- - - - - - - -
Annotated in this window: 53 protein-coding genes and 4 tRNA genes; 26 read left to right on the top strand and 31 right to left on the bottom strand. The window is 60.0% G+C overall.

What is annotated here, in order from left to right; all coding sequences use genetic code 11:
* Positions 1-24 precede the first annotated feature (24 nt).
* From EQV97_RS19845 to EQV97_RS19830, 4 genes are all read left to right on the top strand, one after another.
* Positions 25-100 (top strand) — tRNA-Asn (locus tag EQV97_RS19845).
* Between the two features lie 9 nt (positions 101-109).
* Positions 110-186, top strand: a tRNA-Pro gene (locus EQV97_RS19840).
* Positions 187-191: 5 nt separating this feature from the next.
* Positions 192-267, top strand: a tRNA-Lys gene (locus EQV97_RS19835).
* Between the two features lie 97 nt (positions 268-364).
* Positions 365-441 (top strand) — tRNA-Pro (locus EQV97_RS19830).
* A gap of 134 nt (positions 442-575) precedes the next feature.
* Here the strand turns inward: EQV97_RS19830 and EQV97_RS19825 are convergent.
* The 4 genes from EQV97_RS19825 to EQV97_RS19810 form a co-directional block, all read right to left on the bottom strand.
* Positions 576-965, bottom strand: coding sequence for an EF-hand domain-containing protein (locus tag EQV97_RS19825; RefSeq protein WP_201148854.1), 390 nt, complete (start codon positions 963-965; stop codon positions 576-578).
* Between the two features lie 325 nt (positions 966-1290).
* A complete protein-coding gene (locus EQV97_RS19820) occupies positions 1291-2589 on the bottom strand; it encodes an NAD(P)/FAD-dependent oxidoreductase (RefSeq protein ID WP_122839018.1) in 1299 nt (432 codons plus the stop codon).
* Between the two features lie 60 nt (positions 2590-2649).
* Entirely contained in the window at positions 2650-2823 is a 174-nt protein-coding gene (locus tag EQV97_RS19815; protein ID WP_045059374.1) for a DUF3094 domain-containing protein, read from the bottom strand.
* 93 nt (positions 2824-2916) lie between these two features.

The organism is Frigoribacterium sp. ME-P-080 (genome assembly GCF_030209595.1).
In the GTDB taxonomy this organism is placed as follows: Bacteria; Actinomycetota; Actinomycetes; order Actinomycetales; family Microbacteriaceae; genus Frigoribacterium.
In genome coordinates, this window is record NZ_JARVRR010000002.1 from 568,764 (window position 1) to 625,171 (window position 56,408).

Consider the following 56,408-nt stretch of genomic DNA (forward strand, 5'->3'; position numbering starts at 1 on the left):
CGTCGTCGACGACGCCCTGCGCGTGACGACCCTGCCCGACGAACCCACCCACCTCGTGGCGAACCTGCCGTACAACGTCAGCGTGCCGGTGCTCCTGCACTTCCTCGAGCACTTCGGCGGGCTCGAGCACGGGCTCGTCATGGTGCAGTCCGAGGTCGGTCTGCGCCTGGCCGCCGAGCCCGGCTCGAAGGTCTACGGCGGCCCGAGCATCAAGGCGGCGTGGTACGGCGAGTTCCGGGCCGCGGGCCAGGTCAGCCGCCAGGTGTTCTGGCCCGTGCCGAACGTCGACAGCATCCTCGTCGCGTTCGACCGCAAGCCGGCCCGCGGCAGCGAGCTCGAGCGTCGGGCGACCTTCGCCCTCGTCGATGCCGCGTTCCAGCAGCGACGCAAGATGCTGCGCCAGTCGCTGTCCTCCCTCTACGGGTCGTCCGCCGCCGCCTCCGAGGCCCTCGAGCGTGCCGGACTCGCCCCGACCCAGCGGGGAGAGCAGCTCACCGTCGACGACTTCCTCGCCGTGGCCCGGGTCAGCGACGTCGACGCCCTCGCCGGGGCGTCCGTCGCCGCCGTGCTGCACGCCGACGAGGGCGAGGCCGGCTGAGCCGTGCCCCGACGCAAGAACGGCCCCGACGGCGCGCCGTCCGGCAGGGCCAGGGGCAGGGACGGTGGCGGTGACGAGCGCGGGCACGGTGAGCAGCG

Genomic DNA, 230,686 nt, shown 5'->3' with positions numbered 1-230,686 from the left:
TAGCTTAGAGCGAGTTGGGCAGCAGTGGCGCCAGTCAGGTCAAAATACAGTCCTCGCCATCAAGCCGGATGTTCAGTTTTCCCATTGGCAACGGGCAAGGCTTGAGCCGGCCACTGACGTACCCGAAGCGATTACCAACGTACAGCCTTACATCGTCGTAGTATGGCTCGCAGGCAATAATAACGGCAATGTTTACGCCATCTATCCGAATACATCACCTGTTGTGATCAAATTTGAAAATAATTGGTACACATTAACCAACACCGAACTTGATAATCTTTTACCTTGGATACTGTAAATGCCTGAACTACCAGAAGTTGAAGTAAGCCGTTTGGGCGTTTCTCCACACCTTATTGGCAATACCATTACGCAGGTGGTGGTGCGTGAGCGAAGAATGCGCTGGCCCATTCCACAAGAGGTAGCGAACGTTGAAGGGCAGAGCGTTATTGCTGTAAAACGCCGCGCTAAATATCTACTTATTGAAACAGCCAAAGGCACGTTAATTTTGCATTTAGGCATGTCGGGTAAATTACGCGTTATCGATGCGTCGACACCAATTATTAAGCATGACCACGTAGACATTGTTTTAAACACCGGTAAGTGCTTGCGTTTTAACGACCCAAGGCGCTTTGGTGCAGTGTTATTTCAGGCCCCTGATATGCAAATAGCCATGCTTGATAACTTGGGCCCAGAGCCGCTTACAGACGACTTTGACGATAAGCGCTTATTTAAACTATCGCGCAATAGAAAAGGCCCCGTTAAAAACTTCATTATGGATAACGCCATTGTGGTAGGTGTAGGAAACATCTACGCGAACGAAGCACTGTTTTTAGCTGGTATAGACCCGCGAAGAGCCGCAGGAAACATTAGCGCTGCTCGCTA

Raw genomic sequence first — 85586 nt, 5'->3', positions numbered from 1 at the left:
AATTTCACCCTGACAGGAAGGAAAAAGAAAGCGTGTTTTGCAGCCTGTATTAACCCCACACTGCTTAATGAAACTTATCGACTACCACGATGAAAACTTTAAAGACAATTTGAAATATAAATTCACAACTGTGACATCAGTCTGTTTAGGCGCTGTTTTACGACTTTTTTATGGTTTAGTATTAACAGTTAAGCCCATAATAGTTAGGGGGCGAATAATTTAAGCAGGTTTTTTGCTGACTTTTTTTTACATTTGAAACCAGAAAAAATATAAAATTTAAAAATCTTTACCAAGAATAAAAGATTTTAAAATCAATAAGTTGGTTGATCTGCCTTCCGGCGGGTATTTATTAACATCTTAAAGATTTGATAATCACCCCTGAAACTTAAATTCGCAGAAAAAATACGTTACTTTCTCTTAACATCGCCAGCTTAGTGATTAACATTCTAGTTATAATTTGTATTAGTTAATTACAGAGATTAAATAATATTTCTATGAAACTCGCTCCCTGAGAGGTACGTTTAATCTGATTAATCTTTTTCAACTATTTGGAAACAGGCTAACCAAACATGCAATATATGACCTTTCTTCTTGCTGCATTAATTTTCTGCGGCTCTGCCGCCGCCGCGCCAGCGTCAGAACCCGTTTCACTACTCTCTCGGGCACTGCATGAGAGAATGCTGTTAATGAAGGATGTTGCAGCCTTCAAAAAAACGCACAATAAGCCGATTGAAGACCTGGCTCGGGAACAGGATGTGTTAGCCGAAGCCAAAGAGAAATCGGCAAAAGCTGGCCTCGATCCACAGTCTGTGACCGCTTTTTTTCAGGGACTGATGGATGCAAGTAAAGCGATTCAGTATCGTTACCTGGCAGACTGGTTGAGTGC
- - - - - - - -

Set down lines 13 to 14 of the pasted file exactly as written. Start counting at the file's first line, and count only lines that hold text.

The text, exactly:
* Here the strand turns inward: EQV97_RS19830 and EQV97_RS19825 are convergent.
* The 4 genes from EQV97_RS19825 to EQV97_RS19810 form a co-directional block, all read right to left on the bottom strand.